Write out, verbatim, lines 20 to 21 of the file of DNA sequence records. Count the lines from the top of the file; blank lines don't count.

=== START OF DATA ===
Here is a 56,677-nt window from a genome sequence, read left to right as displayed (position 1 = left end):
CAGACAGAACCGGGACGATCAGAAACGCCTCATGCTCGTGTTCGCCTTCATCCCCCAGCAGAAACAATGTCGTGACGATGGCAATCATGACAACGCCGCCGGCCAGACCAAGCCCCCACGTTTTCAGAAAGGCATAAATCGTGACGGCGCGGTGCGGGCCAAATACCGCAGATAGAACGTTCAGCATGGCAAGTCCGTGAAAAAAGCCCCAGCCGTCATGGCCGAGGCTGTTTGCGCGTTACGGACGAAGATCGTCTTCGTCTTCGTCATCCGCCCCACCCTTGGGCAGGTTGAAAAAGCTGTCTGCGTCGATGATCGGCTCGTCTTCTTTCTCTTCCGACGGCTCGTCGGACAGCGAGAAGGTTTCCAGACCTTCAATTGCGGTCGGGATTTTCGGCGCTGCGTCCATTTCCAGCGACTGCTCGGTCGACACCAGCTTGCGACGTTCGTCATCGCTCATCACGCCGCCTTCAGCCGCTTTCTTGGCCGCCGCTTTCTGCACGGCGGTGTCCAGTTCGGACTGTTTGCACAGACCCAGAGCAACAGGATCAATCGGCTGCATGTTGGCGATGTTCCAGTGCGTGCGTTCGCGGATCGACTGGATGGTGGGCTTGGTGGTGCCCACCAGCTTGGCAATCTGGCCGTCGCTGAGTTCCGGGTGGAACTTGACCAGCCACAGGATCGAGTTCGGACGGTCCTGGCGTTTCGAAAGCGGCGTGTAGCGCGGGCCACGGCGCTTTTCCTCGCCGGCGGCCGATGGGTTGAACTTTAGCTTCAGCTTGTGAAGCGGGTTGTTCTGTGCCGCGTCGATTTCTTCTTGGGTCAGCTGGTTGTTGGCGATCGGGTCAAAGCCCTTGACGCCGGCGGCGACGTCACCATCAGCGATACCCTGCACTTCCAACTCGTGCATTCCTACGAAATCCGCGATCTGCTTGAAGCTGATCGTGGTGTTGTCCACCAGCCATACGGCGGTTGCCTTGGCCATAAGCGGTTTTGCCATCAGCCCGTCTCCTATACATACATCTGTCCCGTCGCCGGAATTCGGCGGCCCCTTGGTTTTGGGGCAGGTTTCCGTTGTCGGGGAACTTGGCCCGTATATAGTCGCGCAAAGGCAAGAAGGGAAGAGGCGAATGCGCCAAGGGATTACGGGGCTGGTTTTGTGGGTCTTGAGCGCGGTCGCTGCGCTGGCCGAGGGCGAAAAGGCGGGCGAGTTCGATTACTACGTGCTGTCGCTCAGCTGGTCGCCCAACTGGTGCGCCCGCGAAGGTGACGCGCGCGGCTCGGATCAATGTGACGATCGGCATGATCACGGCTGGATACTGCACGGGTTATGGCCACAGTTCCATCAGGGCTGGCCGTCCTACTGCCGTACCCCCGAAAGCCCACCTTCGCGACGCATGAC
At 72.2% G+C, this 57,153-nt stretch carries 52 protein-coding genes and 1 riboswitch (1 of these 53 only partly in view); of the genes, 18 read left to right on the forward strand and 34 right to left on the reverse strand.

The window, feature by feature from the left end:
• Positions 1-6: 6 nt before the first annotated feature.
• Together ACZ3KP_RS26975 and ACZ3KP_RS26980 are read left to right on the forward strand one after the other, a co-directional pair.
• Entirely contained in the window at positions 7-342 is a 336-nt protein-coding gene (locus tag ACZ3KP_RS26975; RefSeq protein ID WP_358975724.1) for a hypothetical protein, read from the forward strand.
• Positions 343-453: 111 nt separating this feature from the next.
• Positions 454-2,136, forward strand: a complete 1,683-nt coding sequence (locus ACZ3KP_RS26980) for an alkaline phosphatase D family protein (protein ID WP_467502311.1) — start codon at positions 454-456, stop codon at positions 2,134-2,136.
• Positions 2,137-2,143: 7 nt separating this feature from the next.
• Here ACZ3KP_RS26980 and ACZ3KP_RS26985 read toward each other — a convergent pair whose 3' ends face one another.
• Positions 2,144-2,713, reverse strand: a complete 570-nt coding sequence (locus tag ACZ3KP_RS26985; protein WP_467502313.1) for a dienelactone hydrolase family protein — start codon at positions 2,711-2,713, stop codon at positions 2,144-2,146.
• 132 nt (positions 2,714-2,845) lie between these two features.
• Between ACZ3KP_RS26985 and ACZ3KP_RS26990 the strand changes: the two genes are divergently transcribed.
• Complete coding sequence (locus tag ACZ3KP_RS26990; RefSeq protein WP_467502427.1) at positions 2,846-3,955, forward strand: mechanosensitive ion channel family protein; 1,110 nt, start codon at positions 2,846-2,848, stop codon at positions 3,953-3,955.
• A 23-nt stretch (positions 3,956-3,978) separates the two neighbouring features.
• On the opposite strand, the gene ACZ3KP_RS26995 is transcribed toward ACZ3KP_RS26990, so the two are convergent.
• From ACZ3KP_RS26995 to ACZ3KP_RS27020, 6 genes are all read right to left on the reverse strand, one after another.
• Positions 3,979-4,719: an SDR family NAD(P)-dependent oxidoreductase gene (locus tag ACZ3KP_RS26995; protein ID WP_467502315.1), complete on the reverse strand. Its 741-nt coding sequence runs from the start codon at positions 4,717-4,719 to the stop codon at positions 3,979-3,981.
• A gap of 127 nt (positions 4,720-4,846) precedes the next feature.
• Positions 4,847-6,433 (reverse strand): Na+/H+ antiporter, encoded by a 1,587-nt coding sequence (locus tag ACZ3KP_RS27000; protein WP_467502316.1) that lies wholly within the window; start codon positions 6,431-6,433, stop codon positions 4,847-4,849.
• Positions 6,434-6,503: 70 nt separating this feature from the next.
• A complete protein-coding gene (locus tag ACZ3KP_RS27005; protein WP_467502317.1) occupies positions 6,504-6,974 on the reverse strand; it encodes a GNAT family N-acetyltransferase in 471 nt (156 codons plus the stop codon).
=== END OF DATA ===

• A gap of 127 nt (positions 4,720-4,846) precedes the next feature.
• Positions 4,847-6,433 (reverse strand): Na+/H+ antiporter, encoded by a 1,587-nt coding sequence (locus tag ACZ3KP_RS27000; protein WP_467502316.1) that lies wholly within the window; start codon positions 6,431-6,433, stop codon positions 4,847-4,849.